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Yueju: The Representation of HK Intangible Cultural Heritage

October 9, 2010

Yueju (Cantonese opera粵劇) is one of the most popular forms of performance in Hong Kong, which was officially inscribed onto UNESCO (United Nation Educational, Scientific and Cultural Organization) Representative List of the Intangible Cultural Heritage of Humanity in 2009 and the first item of the world intangible cultural heritage in Hong Kong.

Yueju is one of the major categories of Chinese theatre genre originating in South China. It had been inherited since Ming Dynasty (around 16th century) and is still popular today in Guangdong, Guangxi, Hong Kong, Macau and even Singapore and Malaysia, places where many South Chinese people live. For example, according to Mr. Wong Siu Sang (黃肇生), the vice- director in general administration of Chinese Artist Association of Hong Kong (八和會館), there are over a thousand Yueju performances staging every year in average.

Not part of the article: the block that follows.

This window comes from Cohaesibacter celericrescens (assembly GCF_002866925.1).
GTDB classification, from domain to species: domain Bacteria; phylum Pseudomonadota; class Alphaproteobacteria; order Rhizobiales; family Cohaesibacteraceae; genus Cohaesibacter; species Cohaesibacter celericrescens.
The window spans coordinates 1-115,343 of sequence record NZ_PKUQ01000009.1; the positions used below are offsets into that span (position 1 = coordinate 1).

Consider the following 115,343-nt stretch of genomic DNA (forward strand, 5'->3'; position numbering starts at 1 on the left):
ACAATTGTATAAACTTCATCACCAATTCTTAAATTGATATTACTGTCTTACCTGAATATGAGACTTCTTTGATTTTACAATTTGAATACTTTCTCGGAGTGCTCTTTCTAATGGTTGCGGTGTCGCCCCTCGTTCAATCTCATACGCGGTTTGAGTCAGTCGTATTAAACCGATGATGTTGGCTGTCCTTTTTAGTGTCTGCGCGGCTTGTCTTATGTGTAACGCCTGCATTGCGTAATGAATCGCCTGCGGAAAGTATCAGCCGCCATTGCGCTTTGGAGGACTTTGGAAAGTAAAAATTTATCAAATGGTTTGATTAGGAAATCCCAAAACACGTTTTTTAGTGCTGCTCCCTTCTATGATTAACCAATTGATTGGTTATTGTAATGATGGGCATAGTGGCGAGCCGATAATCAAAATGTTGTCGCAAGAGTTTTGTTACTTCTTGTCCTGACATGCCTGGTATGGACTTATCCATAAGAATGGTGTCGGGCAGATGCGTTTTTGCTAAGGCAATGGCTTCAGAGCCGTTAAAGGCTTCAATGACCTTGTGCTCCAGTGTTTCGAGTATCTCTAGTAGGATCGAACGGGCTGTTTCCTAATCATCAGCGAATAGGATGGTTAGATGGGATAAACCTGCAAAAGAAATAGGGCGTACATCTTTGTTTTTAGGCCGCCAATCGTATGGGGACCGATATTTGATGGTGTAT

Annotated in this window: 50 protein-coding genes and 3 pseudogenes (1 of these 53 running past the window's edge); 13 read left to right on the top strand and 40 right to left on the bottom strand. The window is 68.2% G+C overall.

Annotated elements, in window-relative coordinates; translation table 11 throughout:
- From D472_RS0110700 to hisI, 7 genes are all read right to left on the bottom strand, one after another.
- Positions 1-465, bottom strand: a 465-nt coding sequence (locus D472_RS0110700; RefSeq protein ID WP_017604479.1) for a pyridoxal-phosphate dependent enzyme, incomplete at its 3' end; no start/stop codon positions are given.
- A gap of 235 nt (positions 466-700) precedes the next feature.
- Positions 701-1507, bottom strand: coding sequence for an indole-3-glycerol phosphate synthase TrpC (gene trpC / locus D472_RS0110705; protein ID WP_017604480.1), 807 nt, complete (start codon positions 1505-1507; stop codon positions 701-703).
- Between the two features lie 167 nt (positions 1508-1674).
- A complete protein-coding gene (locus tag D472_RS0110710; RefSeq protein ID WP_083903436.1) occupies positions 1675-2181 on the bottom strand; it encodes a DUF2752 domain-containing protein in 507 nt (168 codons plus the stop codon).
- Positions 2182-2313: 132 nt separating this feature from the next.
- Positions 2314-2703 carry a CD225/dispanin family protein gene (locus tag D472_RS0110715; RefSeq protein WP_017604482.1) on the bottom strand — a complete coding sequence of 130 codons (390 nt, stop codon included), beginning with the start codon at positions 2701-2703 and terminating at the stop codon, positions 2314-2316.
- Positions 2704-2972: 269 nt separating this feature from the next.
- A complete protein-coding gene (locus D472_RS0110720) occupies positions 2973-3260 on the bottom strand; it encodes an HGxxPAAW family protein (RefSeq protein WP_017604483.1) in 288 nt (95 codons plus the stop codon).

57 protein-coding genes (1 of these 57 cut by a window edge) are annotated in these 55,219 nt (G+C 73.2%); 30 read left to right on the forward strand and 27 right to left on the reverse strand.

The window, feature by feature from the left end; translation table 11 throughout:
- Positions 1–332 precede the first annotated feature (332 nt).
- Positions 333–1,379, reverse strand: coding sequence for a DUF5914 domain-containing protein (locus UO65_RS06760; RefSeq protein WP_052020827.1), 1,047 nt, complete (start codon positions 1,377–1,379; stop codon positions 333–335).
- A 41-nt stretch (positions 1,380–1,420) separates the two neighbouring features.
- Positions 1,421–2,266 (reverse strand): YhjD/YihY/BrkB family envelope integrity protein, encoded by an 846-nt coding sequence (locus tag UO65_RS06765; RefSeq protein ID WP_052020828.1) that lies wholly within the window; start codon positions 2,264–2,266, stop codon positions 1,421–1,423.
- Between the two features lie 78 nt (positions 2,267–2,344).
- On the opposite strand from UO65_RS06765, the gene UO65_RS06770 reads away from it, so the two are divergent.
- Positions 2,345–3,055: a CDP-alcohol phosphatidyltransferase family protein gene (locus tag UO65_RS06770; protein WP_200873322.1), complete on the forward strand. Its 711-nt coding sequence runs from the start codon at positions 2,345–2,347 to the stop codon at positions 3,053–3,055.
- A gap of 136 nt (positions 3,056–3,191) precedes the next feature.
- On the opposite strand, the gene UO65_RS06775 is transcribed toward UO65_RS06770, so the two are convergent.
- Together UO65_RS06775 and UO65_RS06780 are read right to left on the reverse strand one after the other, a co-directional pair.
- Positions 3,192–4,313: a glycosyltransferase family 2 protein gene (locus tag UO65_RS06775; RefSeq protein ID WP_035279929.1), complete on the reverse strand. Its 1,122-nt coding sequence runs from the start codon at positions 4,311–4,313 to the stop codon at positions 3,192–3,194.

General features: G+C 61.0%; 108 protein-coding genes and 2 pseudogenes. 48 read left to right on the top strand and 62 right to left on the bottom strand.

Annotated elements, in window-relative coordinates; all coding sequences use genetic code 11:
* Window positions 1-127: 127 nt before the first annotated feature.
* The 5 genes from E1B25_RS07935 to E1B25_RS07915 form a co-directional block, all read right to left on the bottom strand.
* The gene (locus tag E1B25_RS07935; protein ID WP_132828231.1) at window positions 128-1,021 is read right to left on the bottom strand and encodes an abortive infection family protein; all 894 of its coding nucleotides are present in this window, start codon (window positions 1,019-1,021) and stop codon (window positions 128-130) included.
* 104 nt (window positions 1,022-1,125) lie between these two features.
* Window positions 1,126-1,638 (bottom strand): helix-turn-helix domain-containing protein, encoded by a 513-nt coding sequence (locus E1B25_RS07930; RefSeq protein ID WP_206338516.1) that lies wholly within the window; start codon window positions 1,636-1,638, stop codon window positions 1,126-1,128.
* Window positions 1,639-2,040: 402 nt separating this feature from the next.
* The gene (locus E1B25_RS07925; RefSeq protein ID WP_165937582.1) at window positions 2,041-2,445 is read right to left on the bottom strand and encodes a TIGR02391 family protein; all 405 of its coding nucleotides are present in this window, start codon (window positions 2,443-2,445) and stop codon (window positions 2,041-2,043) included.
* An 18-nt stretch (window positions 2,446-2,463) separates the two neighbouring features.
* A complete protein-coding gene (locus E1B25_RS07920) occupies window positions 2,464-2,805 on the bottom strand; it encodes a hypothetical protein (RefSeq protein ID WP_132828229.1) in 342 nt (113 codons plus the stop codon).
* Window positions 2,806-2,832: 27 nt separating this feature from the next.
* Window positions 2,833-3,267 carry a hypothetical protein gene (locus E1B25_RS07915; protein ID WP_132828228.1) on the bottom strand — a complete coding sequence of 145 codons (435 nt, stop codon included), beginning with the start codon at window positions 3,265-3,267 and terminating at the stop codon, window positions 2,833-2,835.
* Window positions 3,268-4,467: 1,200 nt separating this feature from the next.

It is a tradition Chinese art form involving music, singing, acting, martial arts and acrobatic. The language used in Yueju is Cantonese. Normally, actors and actresses in Yueyu make up with white and red face and dress up in gorgeous Chinese clothes. Most of the plots of Yueyu are based on Chinese history, famous Chinese classics or myths. That’s way scholars point out that Yueju effectively reveals Chinese culture and philosophy. According to UNESCO (United Nation Educational, Scientific and Cultural Organization), intangible cultural heritage is manifestation of a cultural which is living expression and the tradition that countless groups and communities worldwide have inherited from their ancestors and transmit to their descendant. Starting from 16th century, Yueju has been inherited from generation to generation in South China. It reflects culture of South China in a large extend. It is certainly one of the representations of Hong Kong intangible cultural heritage.

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